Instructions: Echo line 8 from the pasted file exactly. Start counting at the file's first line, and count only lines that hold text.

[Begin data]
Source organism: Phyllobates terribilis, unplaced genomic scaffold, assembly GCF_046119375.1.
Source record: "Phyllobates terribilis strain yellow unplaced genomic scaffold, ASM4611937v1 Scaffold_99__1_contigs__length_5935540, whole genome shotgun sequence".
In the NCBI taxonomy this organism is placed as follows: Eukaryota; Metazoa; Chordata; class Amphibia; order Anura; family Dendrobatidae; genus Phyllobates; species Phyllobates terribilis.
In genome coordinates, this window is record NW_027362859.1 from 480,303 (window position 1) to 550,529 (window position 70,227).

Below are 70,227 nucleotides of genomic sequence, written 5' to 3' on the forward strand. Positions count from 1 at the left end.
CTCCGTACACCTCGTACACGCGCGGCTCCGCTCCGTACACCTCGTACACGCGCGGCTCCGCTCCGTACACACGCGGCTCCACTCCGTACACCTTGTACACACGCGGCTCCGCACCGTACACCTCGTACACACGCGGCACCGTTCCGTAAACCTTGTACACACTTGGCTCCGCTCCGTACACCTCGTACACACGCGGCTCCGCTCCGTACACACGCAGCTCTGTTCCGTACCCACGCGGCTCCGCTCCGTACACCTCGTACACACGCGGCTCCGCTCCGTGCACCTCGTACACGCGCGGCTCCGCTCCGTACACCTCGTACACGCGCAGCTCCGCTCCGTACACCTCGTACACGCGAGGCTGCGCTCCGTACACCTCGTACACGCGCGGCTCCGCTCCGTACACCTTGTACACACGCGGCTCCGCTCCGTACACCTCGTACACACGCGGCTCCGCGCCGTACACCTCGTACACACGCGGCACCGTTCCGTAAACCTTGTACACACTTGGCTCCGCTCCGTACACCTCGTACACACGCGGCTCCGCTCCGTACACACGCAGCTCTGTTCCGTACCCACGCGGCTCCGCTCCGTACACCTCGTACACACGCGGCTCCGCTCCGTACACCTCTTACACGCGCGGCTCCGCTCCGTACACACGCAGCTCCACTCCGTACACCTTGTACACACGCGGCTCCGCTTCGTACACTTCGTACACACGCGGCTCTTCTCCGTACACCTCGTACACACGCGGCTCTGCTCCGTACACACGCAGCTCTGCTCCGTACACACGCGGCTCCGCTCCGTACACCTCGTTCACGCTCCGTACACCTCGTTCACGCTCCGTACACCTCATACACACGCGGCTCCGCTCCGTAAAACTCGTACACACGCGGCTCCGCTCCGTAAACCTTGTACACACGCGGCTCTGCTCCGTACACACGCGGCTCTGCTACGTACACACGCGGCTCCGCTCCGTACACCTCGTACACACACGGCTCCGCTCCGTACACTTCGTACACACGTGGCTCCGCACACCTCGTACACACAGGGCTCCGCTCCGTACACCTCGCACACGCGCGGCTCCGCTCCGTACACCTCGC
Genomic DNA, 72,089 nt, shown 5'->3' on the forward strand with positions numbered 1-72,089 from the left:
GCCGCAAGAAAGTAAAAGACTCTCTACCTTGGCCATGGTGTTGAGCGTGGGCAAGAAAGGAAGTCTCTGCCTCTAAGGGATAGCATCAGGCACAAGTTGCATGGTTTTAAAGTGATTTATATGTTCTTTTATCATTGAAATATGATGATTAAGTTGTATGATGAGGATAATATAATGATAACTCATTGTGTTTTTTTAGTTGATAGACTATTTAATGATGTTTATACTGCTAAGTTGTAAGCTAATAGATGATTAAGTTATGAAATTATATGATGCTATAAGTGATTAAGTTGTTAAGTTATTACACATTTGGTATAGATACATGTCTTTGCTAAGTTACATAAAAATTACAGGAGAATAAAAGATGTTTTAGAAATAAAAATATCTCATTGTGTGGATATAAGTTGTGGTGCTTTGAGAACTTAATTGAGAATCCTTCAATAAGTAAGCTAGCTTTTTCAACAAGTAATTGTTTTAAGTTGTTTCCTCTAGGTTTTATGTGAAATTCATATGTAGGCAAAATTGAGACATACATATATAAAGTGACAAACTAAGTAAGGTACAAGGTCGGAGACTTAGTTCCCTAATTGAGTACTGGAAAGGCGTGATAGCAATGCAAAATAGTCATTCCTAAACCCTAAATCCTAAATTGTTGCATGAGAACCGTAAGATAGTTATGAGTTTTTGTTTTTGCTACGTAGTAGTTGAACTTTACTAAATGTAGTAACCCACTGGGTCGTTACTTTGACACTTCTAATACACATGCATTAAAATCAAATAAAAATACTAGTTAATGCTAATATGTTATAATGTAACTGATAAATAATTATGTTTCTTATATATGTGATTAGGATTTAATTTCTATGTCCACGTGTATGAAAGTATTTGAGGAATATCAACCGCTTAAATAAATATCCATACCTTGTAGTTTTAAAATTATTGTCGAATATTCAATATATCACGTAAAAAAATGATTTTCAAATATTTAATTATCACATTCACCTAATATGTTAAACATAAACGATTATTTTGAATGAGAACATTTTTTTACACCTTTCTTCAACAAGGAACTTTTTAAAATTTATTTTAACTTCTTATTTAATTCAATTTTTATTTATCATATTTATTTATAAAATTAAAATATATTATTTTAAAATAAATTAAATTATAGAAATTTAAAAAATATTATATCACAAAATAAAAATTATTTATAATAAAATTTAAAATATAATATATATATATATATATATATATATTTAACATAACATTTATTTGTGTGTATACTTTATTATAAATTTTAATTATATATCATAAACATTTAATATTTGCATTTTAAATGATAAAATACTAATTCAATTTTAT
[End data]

GCCGCAAGAAAGTAAAAGACTCTCTACCTTGGCCATGGTGTTGAGCGTGGGCAAGAAAGGAAGTCTCTGCCTCTAAGGGATAGCATCAGGCACAAGTTGCATGGTTTTAAAGTGATTTATATGTTCTTTTATCATTGAAATATGATGATTAAGTTGTATGATGAGGATAATATAATGATAACTCATTGTGTTTTTTTAGTTGATAGACTATTTAATGATGTTTATACTGCTAAGTTGTAAGCTAATAGATGATTAAGTTATGAAATTATATGATGCTATAAGTGATTAAGTTGTTAAGTTATTACACATTTGGTATAGATACATGTCTTTGCTAAGTTACATAAAAATTACAGGAGAATAAAAGATGTTTTAGAAATAAAAATATCTCATTGTGTGGATATAAGTTGTGGTGCTTTGAGAACTTAATTGAGAATCCTTCAATAAGTAAGCTAGCTTTTTCAACAAGTAATTGTTTTAAGTTGTTTCCTCTAGGTTTTATGTGAAATTCATATGTAGGCAAAATTGAGACATACATATATAAAGTGACAAACTAAGTAAGGTACAAGGTCGGAGACTTAGTTCCCTAATTGAGTACTGGAAAGGCGTGATAGCAATGCAAAATAGTCATTCCTAAACCCTAAATCCTAAATTGTTGCATGAGAACCGTAAGATAGTTATGAGTTTTTGTTTTTGCTACGTAGTAGTTGAACTTTACTAAATGTAGTAACCCACTGGGTCGTTACTTTGACACTTCTAATACACATGCATTAAAATCAAATAAAAATACTAGTTAATGCTAATATGTTATAATGTAACTGATAAATAATTATGTTTCTTATATATGTGATTAGGATTTAATTTCTATGTCCACGTGTATGAAAGTATTTGAGGAATATCAACCGCTTAAATAAATATCCATACCTTGTAGTTTTAAAATTATTGTCGAATATTCAATATATCACGTAAAAAAATGATTTTCAAATATTTAATTATCACATTCACCTAATATGTTAAACATAAACGATTATTTTGAATGAGAACATTTTTTTACACCTTTCTTCAACAAGGAACTTTTTAAAATTTATTTTAACTTCTTATTTAATTCAATTTTTATTTATCATATTTATTTATAAAATTAAAATATATTATTTTAAAATAAATTAAATTATAGAAATTTAAAAAATATTATATCACAAAATAAAAATTATTTATAATAAAATTTAAAATATAATATATATATATATATATATATATATTTAACATAACATTTATTTGTGTGTATACTTTATTATAAATTTTAATTATATATCATAAACATTTAATATTTGCATTTTAAATGATAAAATACTAATTCAATTTTAT